Saturday, June 6, 2020

A Camera Is a Shield

I was recorded in public by a black person a few months ago after a near-accident in a parking lot. (I misjudged the timing of an oncoming car as I turned left into a parking spot, and we narrowly missed each other. She confronted me as I got out of my car, and I defensively disengaged and fled to the store bathroom when she started recording me.) I worked through it privately with friends and struggled with whether or not to say anything publicly. At the time, I decided there wasn't any benefit

The situation involving Amy Cooper and her off-leash dog, threatening Christian Cooper (no relation) in Central Park with the police when he simply asked her to leash her dog has changed my perspective on sharing this reflection.

White people, we have to get used to the notion that when a Black person pulls out a camera, it's not really about us at all. It's about preserving their own lives.

In that parking lot, I felt defensive. I worried that the video would get posted out of context and I'd be marked as racist. Much of my personal processing was related directly to that. Were my actions and reactions overtly racist or coated with microaggressions, or was it all just car safety? Why did an incident where no people or property got harmed merit recording at all?

The thing is, Black people have been subject to so much racism that no one believes happens. Even with video evidence, that racism often gets brushed off in the long run. A bit of outrage fades like a flickering candle. The habit of making recordings creates a safety net. Maybe with the camera on, the situation will resolve peacefully--and if it doesn't, at least people will know.

White people, what we need to understand is that there is a pattern of White people overreacting to even the calmest and most level-headed Black people and calling the cops over nothing. There is a pattern of cops killing Black people unprovoked.

So, that camera is the only self-defense they've got, and even with it, some of them still lose their lives.

She was angry because of the near-accident, but she wasn't safe to express her anger without a camera involved. She didn't know how I'd react if she just started off the bat with, "You almost hit my car!" She had to protect herself as she expressed herself.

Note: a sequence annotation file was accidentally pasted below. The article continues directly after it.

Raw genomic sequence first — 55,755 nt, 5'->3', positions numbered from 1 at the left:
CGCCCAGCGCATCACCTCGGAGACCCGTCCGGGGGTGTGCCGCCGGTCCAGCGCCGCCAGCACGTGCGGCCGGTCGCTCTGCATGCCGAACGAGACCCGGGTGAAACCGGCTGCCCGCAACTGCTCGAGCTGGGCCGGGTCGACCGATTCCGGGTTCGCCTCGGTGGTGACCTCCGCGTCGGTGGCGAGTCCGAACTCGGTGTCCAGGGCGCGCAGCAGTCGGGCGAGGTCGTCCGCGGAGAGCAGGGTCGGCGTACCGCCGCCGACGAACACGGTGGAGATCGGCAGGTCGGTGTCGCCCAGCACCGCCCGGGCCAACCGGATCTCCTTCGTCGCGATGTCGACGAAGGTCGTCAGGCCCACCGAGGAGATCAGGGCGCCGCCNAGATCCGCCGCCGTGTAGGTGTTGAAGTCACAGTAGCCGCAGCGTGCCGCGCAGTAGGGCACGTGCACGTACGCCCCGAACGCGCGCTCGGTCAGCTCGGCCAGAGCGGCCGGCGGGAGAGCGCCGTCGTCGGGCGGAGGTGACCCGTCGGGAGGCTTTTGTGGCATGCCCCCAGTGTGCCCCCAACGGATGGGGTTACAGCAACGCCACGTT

It feels threatening to be recorded if you aren't prepared for it--but feeling threatened and being threatened are not the same thing.

So, how do you stop yourself from falling into fight-or-flight racism when your conversation is being recorded? Same thing you do to prepare for any potentially stressful situation: You make a plan.

Immediately after the incident, I made a plan for myself, thinking through how I'd handle being recorded in the future. I based these steps on my research, the experiences and advice I've read and heard from Black people, and my conversations with people I admire as good allies. If anything seems off, I hope they'll call me out. Because of current events, I've revisited it, restructured it, and organized it.

This plan is centered on a situation where *you* are involved in a conflict directly--which is different and distinct from intervening if you see a racist conflict and want to step in. There are some great posts regarding how to use your influence as a White lady bystander to protect lives. (See: or for two examples)

1) Prepare yourself by acknowledging that you have some degree of internalized racism or implicit bias--even if you're a good person. (Want to see how much? Try this: Do some reading and research to understand where Black people are coming from. Learn why the camera isn't about you personally. The camera is about the pattern of racism in the US and the deaths of Black people at the hands of cops.

2) In the moment when the camera comes out, take a breath and try to ignore it. This is hard. Being filmed without your permission is uncomfortable. I obviously know this. The sensation that the video surfacing could "ruin your life" is terrifying. Try to recall your Step 1 research. Say a few of their names to yourself mentally. Sandra Bland. Tamir Rice. Trayvon Martin. George Floyd. Breonna Taylor. Choose the names whose stories resonate with you. Make it a mantra. If you keep your cool, no one's life has to be ruined today, no names added to the list.

3) Don't call the cops, don't mention the cops, and don't involve security. Ultimately, verbal altercations aren't 911-worthy. Most scenarios that cause verbal altercations are probably not 911-worthy, either.

4) If you can, listen. There's a reason this Black person felt unsafe and began filming. They might be speaking calmly. They might be angry. Frankly, they don't have to be any kind of way. I know that sounds unfair because I'm expecting you to be calm and listen. You're going into this prepared, and you're trying to de-escalate the situation.